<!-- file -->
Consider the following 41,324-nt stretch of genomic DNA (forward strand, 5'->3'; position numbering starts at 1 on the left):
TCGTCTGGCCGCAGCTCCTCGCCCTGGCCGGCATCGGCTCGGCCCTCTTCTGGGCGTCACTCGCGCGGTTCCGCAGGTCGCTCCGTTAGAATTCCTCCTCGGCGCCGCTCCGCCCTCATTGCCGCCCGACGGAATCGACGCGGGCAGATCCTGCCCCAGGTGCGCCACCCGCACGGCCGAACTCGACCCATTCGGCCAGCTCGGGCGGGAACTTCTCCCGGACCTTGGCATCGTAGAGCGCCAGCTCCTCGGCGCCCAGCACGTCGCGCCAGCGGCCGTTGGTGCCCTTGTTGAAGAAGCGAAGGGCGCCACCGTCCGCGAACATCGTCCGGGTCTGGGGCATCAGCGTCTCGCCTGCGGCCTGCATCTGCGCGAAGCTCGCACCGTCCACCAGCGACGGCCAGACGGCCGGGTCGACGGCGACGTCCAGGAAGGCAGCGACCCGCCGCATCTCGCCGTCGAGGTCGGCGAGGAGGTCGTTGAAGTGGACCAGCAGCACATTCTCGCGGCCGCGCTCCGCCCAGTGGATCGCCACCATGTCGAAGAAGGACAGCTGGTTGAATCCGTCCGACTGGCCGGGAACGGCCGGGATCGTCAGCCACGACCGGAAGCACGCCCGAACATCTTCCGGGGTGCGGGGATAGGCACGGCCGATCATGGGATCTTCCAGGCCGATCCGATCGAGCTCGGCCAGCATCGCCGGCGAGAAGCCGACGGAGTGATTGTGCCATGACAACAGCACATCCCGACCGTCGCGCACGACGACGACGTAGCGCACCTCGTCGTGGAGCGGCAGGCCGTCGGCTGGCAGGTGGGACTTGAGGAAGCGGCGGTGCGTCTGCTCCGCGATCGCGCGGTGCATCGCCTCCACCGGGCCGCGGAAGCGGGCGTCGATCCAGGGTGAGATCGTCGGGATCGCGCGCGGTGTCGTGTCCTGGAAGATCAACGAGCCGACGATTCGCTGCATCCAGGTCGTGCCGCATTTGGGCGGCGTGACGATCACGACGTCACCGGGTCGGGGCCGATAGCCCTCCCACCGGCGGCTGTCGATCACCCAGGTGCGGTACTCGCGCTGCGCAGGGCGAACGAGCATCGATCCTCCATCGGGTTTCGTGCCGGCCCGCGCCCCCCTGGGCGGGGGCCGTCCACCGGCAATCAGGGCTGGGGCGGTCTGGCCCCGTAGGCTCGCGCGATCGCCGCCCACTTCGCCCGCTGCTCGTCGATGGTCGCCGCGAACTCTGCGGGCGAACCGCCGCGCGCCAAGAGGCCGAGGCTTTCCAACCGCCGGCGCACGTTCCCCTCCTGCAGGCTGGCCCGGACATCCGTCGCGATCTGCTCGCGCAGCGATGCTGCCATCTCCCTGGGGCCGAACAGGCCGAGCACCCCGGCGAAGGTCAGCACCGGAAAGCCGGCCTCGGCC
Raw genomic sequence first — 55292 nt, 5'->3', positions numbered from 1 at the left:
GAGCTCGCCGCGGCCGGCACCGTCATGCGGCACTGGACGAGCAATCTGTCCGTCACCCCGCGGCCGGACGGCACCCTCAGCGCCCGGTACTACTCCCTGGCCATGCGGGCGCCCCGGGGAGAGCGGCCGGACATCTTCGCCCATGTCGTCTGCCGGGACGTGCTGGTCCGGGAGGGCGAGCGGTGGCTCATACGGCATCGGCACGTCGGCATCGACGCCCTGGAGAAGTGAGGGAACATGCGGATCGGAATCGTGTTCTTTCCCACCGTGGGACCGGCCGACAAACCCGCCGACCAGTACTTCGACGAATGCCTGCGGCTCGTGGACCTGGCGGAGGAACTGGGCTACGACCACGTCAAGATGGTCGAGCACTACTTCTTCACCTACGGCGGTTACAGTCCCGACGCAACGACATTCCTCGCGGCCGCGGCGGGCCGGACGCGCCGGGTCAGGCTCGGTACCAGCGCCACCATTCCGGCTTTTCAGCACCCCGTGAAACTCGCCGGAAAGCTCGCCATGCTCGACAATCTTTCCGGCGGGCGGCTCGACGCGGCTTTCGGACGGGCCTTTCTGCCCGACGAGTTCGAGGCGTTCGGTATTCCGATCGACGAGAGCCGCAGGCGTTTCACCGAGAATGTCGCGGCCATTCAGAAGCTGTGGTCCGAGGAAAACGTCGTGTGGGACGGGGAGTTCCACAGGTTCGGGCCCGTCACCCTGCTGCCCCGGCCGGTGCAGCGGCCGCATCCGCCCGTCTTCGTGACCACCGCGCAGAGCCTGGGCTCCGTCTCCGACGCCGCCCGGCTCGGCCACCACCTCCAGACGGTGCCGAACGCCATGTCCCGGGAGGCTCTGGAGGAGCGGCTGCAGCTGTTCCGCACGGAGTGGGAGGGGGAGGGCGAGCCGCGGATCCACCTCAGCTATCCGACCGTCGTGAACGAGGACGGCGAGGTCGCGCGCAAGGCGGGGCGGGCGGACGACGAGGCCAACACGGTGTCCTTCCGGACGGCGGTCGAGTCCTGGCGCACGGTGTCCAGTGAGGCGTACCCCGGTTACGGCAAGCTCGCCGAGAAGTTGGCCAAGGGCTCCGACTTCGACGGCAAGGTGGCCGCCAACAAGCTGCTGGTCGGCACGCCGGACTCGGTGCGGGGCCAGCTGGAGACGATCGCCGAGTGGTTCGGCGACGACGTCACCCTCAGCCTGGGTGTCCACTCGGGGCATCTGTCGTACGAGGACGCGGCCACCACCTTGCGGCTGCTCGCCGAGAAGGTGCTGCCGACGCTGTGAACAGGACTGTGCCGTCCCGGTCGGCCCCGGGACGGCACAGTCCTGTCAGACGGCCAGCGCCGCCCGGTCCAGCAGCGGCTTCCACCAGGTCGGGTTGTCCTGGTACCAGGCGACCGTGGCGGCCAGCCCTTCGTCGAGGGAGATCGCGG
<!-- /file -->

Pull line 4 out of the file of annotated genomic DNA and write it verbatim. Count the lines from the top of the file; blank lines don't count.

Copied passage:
GAGCTCGCCGCGGCCGGCACCGTCATGCGGCACTGGACGAGCAATCTGTCCGTCACCCCGCGGCCGGACGGCACCCTCAGCGCCCGGTACTACTCCCTGGCCATGCGGGCGCCCCGGGGAGAGCGGCCGGACATCTTCGCCCATGTCGTCTGCCGGGACGTGCTGGTCCGGGAGGGCGAGCGGTGGCTCATACGGCATCGGCACGTCGGCATCGACGCCCTGGAGAAGTGAGGGAACATGCGGATCGGAATCGTGTTCTTTCCCACCGTGGGACCGGCCGACAAACCCGCCGACCAGTACTTCGACGAATGCCTGCGGCTCGTGGACCTGGCGGAGGAACTGGGCTACGACCACGTCAAGATGGTCGAGCACTACTTCTTCACCTACGGCGGTTACAGTCCCGACGCAACGACATTCCTCGCGGCCGCGGCGGGCCGGACGCGCCGGGTCAGGCTCGGTACCAGCGCCACCATTCCGGCTTTTCAGCACCCCGTGAAACTCGCCGGAAAGCTCGCCATGCTCGACAATCTTTCCGGCGGGCGGCTCGACGCGGCTTTCGGACGGGCCTTTCTGCCCGACGAGTTCGAGGCGTTCGGTATTCCGATCGACGAGAGCCGCAGGCGTTTCACCGAGAATGTCGCGGCCATTCAGAAGCTGTGGTCCGAGGAAAACGTCGTGTGGGACGGGGAGTTCCACAGGTTCGGGCCCGTCACCCTGCTGCCCCGGCCGGTGCAGCGGCCGCATCCGCCCGTCTTCGTGACCACCGCGCAGAGCCTGGGCTCCGTCTCCGACGCCGCCCGGCTCGGCCACCACCTCCAGACGGTGCCGAACGCCATGTCCCGGGAGGCTCTGGAGGAGCGGCTGCAGCTGTTCCGCACGGAGTGGGAGGGGGAGGGCGAGCCGCGGATCCACCTCAGCTATCCGACCGTCGTGAACGAGGACGGCGAGGTCGCGCGCAAGGCGGGGCGGGCGGACGACGAGGCCAACACGGTGTCCTTCCGGACGGCGGTCGAGTCCTGGCGCACGGTGTCCAGTGAGGCGTACCCCGGTTACGGCAAGCTCGCCGAGAAGTTGGCCAAGGGCTCCGACTTCGACGGCAAGGTGGCCGCCAACAAGCTGCTGGTCGGCACGCCGGACTCGGTGCGGGGCCAGCTGGAGACGATCGCCGAGTGGTTCGGCGACGACGTCACCCTCAGCCTGGGTGTCCACTCGGGGCATCTGTCGTACGAGGACGCGGCCACCACCTTGCGGCTGCTCGCCGAGAAGGTGCTGCCGACGCTGTGAACAGGACTGTGCCGTCCCGGTCGGCCCCGGGACGGCACAGTCCTGTCAGACGGCCAGCGCCGCCCGGTCCAGCAGCGGCTTCCACCAGGTCGGGTTGTCCTGGTACCAGGCGACCGTGGCGGCCAGCCCTTCGTCGAGGGAGATCGCGG